Posted on 25 Feb 2013 by Neilson
As ammunition against Standard & Poor's Ratings Services, the Justice Department packed its fraud lawsuit with vivid details about more than 25 employees who allegedly put triple-A ratings on shaky bundles of subprime mortgages-or dithered on downgrading the securities as the housing market was collapsing.
David Tesher, an S&P managing director in charge of one of the firm's two collateralized-debt-obligation groups, let analysts who reported to him put the highest possible ratings on deals S&P "knew did not accurately reflect the true credit risks," the U.S. government alleged in the suit filed Feb. 4.
When a different group of analysts warned that more and more borrowers were falling behind on their payments, Mr. Tesher didn't tell his analysts, federal prosecutors claim. They put his name in the 128-page lawsuit a total of 59 times.
Mr. Tesher, who couldn't be reached for comment, now is a managing director in the part of S&P that analyzes the ability of companies to repay their debts.
The Justice Department identified five S&P executives, including Mr. Tesher, in the lawsuit, as it seeks to make S&P, a unit of McGraw-Hill Cos. pay more than $5 billion for giving its seal of approval from 2004 to 2007 on deals that caused steep losses at federally insured banks and credit unions that bought securities rated by the firm.
The suit also refers to 17 unnamed employees, ranging from "Senior Executive A" to "Analyst F." There also are several people referred to simply as "analysts." One of them, Shannon Mooney, wrote in a 2007 instant message to another analyst that a CDO "could be structured by cows and we would rate it."
The "cows" message appears in both the lawsuit and in a 2011 Senate report about the financial crisis in which Senate investigators identify Ms. Mooney as the sender.
Ms. Mooney now rates different kinds of structured-finance deals, and her name appears on recent S&P research reports. She couldn't be reached for comment.
An S&P spokesman wouldn't confirm or deny specifics, saying the firm doesn't publicly discuss personnel matters.
The spokesman reiterated S&P's previous denial of the government's allegations. S&P has said prosecutors "cherry picked" emails and other documents, while ignoring millions of records that counter the accusations.
Thomas Gillis oversaw research and rating standards at S&P and now is head of quality control for ratings on residential mortgage-backed securities. Mr. Gillis's last name appears 50 times in the civil suit, which details his correspondence and interaction with other S&P executives that helped to shape the firm's rating decisions. He couldn't be reached for comment.
Of the more than 25 employees included in the U.S.'s lawsuit, at least 10 remain at S&P, though their duties have changed since the financial crisis.
The Wall Street Journal determined their identities and job status by reviewing S&P research reports, court filings and the Senate report, and through interviews with former and current employees.
No individuals have been named as defendants by federal prosecutors or 16 state attorneys general who have filed suits against S&P. In other crisis-related lawsuits, regulators seldom have brought charges against executives or other employees at companies accused of wrongdoing.
S&P says it has spent about $400 million since 2007 to strengthen compliance, train analysts and revamp its rating standards. Those moves have made it harder for bond issuers to get triple-A ratings from S&P, the spokesman added.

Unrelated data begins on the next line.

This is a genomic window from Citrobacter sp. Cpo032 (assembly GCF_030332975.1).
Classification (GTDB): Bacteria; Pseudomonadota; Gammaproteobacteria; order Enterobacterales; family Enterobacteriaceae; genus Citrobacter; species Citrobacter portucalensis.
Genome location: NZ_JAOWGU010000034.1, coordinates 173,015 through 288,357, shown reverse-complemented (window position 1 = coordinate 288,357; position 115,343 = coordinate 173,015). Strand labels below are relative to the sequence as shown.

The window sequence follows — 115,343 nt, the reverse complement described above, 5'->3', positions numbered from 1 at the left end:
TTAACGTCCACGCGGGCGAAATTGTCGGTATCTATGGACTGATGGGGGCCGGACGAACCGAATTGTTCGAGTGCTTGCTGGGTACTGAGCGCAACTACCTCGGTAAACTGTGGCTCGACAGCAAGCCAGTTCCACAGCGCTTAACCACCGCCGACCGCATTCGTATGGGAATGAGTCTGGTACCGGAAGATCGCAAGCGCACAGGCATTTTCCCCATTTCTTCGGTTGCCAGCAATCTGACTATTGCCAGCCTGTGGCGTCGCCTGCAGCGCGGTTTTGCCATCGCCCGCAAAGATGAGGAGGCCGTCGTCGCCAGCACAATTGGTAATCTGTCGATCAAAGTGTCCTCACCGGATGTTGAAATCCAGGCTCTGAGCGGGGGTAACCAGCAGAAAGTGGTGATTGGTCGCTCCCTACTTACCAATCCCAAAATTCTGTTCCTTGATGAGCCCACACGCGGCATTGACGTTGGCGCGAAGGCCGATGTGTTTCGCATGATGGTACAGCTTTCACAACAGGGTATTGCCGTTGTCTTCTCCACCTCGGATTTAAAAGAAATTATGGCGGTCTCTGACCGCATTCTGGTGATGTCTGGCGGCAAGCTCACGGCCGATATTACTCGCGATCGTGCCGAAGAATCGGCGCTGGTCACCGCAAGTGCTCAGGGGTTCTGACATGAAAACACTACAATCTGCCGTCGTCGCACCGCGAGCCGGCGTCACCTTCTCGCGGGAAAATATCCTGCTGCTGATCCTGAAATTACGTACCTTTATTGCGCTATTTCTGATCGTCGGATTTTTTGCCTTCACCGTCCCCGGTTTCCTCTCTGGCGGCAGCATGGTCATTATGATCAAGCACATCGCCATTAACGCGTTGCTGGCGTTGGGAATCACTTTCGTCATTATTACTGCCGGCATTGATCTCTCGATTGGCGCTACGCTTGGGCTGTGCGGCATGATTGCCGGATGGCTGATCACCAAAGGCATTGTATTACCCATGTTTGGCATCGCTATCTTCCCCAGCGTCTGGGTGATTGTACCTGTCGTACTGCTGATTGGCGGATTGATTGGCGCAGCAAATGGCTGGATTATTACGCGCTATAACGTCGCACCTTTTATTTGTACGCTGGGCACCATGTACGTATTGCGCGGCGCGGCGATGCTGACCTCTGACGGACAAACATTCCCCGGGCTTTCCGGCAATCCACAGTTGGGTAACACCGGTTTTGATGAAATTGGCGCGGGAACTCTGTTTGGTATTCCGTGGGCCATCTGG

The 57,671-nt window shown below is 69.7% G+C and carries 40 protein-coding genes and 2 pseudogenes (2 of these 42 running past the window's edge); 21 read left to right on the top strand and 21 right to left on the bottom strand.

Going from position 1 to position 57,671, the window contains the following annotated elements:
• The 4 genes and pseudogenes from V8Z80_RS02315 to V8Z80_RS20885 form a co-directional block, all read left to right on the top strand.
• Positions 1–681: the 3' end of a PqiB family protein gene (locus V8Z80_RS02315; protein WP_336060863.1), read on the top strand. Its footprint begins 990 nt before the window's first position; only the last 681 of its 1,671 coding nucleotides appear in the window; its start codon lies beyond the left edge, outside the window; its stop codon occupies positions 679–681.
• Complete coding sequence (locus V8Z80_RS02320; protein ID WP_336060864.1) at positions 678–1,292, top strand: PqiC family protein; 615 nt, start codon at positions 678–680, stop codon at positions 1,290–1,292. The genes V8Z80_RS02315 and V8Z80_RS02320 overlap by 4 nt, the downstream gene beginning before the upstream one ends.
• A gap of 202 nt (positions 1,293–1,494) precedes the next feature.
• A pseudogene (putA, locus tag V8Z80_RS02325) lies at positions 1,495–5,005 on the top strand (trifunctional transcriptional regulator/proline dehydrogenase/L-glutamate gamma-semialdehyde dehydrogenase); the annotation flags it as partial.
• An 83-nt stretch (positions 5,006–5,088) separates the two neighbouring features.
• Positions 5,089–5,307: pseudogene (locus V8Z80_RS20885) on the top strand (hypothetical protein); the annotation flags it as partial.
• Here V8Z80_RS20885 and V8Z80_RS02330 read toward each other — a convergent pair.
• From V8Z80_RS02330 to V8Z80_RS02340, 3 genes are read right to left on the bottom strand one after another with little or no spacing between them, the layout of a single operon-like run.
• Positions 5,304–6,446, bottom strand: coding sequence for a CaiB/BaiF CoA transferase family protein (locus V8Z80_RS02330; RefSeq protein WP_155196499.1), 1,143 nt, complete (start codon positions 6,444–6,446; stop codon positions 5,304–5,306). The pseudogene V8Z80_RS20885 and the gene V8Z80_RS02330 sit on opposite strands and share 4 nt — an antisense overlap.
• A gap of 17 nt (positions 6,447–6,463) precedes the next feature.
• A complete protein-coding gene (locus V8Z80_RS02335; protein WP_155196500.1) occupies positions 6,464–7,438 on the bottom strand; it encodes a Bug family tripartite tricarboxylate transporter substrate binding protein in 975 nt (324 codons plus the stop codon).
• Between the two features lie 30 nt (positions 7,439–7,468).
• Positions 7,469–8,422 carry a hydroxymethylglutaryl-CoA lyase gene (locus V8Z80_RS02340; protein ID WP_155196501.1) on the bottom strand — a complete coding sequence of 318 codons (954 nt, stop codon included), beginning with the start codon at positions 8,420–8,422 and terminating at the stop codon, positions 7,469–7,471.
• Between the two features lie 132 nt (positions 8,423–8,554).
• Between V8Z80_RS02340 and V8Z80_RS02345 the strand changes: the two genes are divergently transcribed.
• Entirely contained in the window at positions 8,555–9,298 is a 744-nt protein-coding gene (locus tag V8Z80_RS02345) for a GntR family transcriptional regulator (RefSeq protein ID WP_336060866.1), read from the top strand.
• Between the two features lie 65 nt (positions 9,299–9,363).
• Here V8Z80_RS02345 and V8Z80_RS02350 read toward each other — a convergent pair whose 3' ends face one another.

"We have taken to heart the lessons learned from the financial crisis and made extensive changes that reinforce the integrity, independence and performance of our ratings," S&P President Doug Peterson told analysts and investors earlier this month. He took over as S&P's top executive in September 2011.
But some regulators who also have alleged misconduct by S&P before and during the crisis say it is discouraging that more than one-third of the employees referred to in the U.S. government's suit remain at the firm.
"We suspect that operational issues persist" at the firm broadly, said a spokeswoman for Illinois Attorney General Lisa Madigan, who sued S&P last year for allegedly misrepresenting its ratings as independent. S&P has denied any wrongdoing and is fighting Ms. Madigan in court.
A Justice Department spokeswoman and the Illinois spokeswoman declined to comment on why prosecutors aren't pursuing current or former S&P employees. The Justice Department wouldn't say why it identified some S&P officials in its suit but not others.
About 15 S&P employees identified or referred to in the U.S. government's suit no longer work there. Patrice Jordan, who was identified in the U.S. government's suit and who supervised employees responsible for rating most new CDOs from 2005 to 2007, left S&P in 2008. She now works at the Federal Deposit Insurance Corp. She didn't respond to messages.
The same report and a civil lawsuit filed in federal district court in New York against S&P and rival Moody's Investors Service by Abu Dhabi Commercial Bank refer to Ernestine Warner, an S&P official in charge of monitoring the ratings of residential mortgage-backed securities, or RMBS, after they were sold. The suit claims that investors lost money because of the rating firms' allegedly inflated ratings. S&P and Moody's executives have denied wrongdoing.
U.S. prosecutors called Ms. Warner "Executive F" and alleged that she "regularly expressed frustration to her colleagues that...she was prevented" by Mr. Gillis and other S&P executives "from downgrading the ratings of subprime RMBS because of concern that S&P's ratings business would be affected."
According to S&P research reports, Ms. Warner works in the rating firm's investor-relations department. It communicates with buyers of deals rated by S&P. She declined to comment.